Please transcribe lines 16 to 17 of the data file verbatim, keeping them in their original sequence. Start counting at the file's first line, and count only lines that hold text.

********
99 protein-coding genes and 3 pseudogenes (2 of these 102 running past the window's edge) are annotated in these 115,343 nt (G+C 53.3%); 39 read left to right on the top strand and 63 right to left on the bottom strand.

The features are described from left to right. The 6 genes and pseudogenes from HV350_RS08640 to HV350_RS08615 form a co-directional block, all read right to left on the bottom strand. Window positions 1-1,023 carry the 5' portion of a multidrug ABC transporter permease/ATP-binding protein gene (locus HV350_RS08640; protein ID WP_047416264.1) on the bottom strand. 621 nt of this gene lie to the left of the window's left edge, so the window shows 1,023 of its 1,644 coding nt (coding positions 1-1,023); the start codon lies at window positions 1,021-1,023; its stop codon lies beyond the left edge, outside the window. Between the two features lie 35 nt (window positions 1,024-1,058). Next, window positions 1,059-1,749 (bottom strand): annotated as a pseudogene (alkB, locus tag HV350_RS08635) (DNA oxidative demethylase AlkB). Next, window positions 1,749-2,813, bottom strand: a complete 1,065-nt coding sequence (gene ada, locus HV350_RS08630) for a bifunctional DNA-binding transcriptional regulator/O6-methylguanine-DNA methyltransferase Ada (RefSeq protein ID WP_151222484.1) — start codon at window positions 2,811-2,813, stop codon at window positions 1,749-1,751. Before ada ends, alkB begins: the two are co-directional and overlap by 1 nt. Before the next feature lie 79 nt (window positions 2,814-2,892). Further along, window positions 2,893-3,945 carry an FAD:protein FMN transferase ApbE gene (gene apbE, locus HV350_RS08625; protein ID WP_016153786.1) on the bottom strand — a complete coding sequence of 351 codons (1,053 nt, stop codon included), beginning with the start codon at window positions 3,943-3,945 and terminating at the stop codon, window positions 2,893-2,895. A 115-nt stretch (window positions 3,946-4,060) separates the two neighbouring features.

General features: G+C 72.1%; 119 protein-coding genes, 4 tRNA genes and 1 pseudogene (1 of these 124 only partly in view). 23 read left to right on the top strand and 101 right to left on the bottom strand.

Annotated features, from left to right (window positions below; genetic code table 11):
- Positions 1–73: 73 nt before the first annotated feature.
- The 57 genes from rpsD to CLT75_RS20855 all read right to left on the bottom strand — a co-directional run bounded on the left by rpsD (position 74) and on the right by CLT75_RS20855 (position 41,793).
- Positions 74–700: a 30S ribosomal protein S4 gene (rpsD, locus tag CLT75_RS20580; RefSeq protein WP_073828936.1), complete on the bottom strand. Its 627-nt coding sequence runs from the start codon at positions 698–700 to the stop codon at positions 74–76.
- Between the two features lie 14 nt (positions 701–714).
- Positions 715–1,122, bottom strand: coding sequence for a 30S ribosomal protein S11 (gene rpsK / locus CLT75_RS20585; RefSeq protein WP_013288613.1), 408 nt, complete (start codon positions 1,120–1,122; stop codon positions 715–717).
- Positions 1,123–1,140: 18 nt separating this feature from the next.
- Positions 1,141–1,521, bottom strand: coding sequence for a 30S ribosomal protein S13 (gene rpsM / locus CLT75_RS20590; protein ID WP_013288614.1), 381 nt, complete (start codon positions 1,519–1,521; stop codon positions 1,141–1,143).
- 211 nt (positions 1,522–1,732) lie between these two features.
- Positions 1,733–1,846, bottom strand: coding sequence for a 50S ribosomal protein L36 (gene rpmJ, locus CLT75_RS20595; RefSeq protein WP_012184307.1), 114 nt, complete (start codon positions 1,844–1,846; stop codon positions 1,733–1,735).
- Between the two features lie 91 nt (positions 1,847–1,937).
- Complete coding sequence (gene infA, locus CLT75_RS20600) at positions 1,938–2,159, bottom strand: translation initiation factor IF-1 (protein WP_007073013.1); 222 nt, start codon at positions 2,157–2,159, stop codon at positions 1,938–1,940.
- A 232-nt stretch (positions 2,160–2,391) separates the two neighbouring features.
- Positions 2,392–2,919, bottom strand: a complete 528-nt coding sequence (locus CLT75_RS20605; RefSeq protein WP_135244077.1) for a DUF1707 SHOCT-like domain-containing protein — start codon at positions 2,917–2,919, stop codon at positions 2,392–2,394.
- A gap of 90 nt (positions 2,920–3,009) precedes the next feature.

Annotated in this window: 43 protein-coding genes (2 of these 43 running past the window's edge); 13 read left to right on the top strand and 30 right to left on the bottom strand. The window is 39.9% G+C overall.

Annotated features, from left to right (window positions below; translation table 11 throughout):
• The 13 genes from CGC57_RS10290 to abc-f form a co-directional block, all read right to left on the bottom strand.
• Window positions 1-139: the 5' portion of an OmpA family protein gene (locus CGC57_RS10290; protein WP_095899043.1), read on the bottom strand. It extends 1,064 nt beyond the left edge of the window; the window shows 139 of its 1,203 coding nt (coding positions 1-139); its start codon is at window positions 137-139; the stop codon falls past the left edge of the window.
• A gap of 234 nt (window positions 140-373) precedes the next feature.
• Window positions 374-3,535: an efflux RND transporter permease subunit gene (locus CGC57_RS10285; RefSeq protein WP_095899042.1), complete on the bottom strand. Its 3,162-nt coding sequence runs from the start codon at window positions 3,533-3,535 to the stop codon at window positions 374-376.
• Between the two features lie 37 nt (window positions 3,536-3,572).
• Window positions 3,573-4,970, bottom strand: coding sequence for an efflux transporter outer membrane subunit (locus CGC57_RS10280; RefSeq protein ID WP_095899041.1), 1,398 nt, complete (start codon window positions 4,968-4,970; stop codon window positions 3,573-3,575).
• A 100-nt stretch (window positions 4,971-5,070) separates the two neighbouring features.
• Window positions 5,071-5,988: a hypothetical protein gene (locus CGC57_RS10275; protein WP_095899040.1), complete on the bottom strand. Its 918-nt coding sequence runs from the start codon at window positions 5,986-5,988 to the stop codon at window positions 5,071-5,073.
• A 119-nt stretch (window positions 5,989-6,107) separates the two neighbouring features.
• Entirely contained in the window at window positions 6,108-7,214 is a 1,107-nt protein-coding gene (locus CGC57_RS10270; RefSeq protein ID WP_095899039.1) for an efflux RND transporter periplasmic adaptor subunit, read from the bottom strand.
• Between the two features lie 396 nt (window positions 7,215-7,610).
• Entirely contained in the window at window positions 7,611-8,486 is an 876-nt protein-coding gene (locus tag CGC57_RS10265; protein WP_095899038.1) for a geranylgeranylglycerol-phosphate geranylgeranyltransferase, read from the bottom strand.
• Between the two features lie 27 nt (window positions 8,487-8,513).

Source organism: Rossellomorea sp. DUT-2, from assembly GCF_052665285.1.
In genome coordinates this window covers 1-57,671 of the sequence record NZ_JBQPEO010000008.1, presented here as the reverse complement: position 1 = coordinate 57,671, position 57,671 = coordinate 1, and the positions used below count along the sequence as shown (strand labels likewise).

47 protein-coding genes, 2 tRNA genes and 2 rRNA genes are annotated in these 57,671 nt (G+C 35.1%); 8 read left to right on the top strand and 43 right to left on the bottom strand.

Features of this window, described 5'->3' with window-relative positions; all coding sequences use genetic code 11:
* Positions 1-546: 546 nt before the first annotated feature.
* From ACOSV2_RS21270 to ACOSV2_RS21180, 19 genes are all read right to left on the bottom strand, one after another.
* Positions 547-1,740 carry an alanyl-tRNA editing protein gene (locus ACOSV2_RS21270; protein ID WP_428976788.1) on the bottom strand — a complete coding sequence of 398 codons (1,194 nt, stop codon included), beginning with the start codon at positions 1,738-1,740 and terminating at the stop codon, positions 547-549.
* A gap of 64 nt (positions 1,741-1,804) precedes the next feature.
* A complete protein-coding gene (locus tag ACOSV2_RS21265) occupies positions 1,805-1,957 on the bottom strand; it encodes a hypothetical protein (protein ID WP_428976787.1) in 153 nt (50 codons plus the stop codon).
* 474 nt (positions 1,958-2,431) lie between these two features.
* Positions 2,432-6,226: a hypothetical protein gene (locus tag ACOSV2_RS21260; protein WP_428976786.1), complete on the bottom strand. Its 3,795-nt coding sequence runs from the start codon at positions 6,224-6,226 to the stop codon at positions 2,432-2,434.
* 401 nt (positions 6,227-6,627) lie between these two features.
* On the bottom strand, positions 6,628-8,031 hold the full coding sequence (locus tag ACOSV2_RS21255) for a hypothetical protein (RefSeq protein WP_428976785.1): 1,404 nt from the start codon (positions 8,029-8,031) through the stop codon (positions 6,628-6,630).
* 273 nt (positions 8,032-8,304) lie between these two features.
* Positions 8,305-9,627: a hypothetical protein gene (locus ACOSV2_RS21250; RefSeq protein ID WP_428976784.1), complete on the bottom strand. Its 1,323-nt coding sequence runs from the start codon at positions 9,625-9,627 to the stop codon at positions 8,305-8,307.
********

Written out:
- A 232-nt stretch (positions 2,160–2,391) separates the two neighbouring features.
- Positions 2,392–2,919, bottom strand: a complete 528-nt coding sequence (locus CLT75_RS20605; RefSeq protein WP_135244077.1) for a DUF1707 SHOCT-like domain-containing protein — start codon at positions 2,917–2,919, stop codon at positions 2,392–2,394.